Human Eyeball

One of my favourite railroad illustrations is about watching trains. When a train rolls by, keep an eye on nearby staff: those on platforms, down by the track, on waiting trains. On most railroads, staff will stop what they are doing and watch the train – the whole train, watching until it has all gone by. In the old days they would wave to the guard (conductor) on the back of the train. Nowadays they may say something to the driver via radio.

Laziness? Sociability? Railfans? Possibly. But quite likely it is part of their job – it may well be company policy that everybody watches every passing train. The reason is visual inspection. Even in these days of radio telemetry from the FRED (Flashing Rear End Device, a little box on the back that replaces the caboose/guardsvan of old) and track-side detectors for cracked wheels and hotboxes (overheating bearings), there is still no substitute for the good old human eyeball for spotting anything from joyriders to dragging equipment. It is everyone’s responsibility to watch and report: not a bad policy in IT either.

What they are spotting are Problems. The train is still rolling so the service hasn’t been interrupted … yet.

Other Problems make themselves known by interrupting the service. A faulty signal stops a train. In the extreme case the roadbed washes away. We can come up with differing names for things that have and haven’t interrupted/degraded service yet, but I think that is arguing about angels dancing on pinheads. They are all Problems to me: the same crews of people with heavy machinery turn out to fix them while the trains roll by delivering they care not what to whom. Oh sure, they have a customer focus: they care that the trains are indeed rolling and on time, but the individual service levels and customer satisfaction are not their direct concern. There are people in cozy offices who deal with the details of service levels and incidents.
Next time we will return to the once-again sleepy Cherry Valley to discuss the root causes of this accident.

Measuring the value of ITSM

Bringing new levels of transparency to investment in ITSM

I am pleased to announce an exciting new project with Barclay Rae, to measure the value of ITSM.

The ITSM Review and Barclay Rae Consulting have come together to produce a definitive ITSM industry survey and regular performance benchmark. The results will make up a global Index, which will track how and where organisations gain value from implementing ITSM and ITIL.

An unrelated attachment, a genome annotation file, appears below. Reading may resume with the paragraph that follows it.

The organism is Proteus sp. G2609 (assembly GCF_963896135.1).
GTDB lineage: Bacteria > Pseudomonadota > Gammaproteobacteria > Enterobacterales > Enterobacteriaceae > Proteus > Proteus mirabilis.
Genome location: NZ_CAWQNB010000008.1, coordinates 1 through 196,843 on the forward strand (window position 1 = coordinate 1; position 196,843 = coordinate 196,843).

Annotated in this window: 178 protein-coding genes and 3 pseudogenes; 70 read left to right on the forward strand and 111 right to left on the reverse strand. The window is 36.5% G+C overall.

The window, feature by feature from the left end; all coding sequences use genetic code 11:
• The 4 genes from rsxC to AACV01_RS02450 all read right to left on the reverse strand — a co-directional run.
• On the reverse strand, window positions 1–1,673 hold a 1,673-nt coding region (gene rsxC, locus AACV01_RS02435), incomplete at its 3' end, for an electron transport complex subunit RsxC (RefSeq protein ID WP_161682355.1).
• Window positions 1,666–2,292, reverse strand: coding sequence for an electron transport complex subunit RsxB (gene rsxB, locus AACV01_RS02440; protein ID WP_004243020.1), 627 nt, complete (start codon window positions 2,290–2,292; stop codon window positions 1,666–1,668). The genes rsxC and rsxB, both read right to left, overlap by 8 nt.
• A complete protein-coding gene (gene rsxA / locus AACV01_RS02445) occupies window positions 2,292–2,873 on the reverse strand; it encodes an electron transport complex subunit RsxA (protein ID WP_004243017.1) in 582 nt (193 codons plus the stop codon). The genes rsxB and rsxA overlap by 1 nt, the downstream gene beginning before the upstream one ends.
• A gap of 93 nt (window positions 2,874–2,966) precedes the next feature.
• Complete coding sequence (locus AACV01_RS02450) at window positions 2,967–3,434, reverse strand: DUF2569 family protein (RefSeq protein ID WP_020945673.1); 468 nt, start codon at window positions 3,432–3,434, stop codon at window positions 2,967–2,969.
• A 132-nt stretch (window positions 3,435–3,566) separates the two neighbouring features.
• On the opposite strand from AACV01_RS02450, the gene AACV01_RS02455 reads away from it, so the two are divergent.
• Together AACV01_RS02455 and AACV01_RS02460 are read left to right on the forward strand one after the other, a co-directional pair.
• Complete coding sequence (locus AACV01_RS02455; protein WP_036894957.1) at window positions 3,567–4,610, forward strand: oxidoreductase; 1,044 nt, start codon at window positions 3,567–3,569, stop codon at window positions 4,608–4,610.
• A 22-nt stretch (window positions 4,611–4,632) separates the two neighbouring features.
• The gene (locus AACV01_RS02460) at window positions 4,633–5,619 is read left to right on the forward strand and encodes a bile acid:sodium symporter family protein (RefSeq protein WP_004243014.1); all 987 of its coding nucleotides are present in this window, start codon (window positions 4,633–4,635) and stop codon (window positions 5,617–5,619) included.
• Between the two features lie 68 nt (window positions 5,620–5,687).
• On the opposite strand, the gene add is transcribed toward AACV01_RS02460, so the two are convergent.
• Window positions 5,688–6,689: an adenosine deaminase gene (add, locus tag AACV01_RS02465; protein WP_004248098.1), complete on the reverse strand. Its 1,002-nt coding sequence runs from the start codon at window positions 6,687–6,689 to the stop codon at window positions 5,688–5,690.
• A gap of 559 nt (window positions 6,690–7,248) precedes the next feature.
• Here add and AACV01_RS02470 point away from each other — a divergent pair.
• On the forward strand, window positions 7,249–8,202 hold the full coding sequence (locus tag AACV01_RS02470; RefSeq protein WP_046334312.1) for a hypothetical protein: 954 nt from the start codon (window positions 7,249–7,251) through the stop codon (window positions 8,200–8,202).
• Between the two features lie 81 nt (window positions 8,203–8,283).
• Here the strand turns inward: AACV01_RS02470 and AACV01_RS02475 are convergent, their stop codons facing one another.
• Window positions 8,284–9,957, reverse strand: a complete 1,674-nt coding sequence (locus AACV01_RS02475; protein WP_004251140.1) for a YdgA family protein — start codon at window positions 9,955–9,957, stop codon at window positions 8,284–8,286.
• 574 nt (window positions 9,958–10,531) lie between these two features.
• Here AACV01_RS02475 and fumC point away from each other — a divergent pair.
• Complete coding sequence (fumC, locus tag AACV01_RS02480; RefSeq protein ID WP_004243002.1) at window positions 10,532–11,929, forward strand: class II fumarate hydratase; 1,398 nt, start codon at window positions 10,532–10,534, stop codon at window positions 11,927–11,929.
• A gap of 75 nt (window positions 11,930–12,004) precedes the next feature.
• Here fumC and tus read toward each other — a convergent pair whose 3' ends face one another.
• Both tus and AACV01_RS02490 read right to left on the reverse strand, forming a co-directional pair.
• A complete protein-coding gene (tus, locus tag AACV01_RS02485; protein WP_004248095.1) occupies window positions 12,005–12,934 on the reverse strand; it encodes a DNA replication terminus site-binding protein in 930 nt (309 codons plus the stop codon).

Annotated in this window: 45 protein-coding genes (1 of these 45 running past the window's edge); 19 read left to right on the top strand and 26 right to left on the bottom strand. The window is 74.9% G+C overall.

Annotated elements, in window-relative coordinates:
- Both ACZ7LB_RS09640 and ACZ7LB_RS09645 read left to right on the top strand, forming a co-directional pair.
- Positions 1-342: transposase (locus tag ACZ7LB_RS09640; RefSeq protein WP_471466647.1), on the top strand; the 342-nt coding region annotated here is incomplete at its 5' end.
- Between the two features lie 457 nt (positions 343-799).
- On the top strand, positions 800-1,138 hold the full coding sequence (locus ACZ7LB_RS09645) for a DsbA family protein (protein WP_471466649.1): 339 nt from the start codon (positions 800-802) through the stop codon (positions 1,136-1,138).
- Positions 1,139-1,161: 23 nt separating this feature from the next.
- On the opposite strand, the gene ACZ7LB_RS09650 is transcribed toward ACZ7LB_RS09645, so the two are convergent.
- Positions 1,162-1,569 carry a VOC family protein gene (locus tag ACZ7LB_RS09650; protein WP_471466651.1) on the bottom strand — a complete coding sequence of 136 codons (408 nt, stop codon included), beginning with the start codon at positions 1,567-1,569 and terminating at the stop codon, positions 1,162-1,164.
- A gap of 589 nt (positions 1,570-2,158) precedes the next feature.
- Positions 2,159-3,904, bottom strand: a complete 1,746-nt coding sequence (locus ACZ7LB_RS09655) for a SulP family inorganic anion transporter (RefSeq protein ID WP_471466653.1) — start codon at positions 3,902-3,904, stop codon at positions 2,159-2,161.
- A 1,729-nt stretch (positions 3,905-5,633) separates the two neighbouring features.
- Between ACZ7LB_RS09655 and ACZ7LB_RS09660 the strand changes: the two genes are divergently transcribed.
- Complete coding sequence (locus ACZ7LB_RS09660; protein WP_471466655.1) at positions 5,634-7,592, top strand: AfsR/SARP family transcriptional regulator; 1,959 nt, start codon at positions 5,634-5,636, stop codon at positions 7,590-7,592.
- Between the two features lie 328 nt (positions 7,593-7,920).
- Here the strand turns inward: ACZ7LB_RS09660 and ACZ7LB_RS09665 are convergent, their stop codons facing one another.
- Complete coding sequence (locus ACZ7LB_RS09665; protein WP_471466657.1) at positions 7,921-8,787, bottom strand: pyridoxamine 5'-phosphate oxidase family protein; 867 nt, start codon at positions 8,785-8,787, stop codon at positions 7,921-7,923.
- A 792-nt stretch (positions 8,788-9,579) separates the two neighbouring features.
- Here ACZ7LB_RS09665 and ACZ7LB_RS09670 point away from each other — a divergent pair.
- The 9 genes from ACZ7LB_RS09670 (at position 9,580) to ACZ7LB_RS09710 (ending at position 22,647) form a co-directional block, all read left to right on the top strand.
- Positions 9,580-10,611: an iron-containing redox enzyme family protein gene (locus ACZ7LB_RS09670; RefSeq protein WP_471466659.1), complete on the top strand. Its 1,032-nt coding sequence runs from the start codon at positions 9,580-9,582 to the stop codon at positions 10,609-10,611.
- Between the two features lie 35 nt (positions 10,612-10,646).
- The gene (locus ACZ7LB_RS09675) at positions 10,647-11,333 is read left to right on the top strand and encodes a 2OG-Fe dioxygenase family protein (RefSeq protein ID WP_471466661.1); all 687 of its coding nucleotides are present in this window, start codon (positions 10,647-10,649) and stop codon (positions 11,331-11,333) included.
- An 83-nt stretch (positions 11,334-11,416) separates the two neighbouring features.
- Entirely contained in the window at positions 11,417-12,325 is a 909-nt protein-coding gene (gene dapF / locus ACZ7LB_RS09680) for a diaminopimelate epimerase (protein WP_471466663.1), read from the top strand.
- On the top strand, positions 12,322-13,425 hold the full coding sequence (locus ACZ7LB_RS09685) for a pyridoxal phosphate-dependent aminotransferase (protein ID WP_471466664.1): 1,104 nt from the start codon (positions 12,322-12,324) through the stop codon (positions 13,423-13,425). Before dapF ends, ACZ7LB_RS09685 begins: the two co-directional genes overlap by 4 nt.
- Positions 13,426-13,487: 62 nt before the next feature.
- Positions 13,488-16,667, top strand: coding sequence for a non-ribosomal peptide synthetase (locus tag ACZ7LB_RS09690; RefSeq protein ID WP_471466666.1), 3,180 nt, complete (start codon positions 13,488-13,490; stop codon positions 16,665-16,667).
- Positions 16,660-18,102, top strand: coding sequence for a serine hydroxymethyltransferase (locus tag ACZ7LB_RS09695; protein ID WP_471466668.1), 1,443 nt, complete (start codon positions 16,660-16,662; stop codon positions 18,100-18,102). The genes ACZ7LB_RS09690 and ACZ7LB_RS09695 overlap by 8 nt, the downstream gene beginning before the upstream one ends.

Organisations worldwide investing in key ITSM areas will have the opportunity to see their resources collated and reviewed in terms of customer satisfaction, SLA performance and financial return.

The value achieved from using ITIL and ITSM to improve IT Services will be measured and demonstrated comprehensively for the first time.

We launched at the itSMF UK conference in London on Monday. The Index is free for organisations to register at

Registration will make it possible to actively participate in the survey and benefit from the resulting new research.

Commenting on the project, Barclay Rae, Managing Director of Barclay Rae Consulting, said:

“Our goal is to be a vendor-independent and trusted source of valuable new information for the wider ITSM industry. Being able to tangibly show the relationship and value achieved from investment in ITSM/ITIL projects will be a huge asset to organisations striving to demonstrate value in these fast changing times.”

Our goal is that end users and practitioners will be able to use the output to help drive their decision-making and investment in ITSM, shape their services and SLAs, provide benchmarking and show cost efficiencies. Industry practitioners, consultants and trainers will be able to gain valuable insights into true customer pain points and growth areas as well as focus and improve their products and services.

The Index is supported and sponsored by both itSMF UK and the Service Desk Institute, with other leading industry bodies poised to join the project in the near future.

Learn more and register here: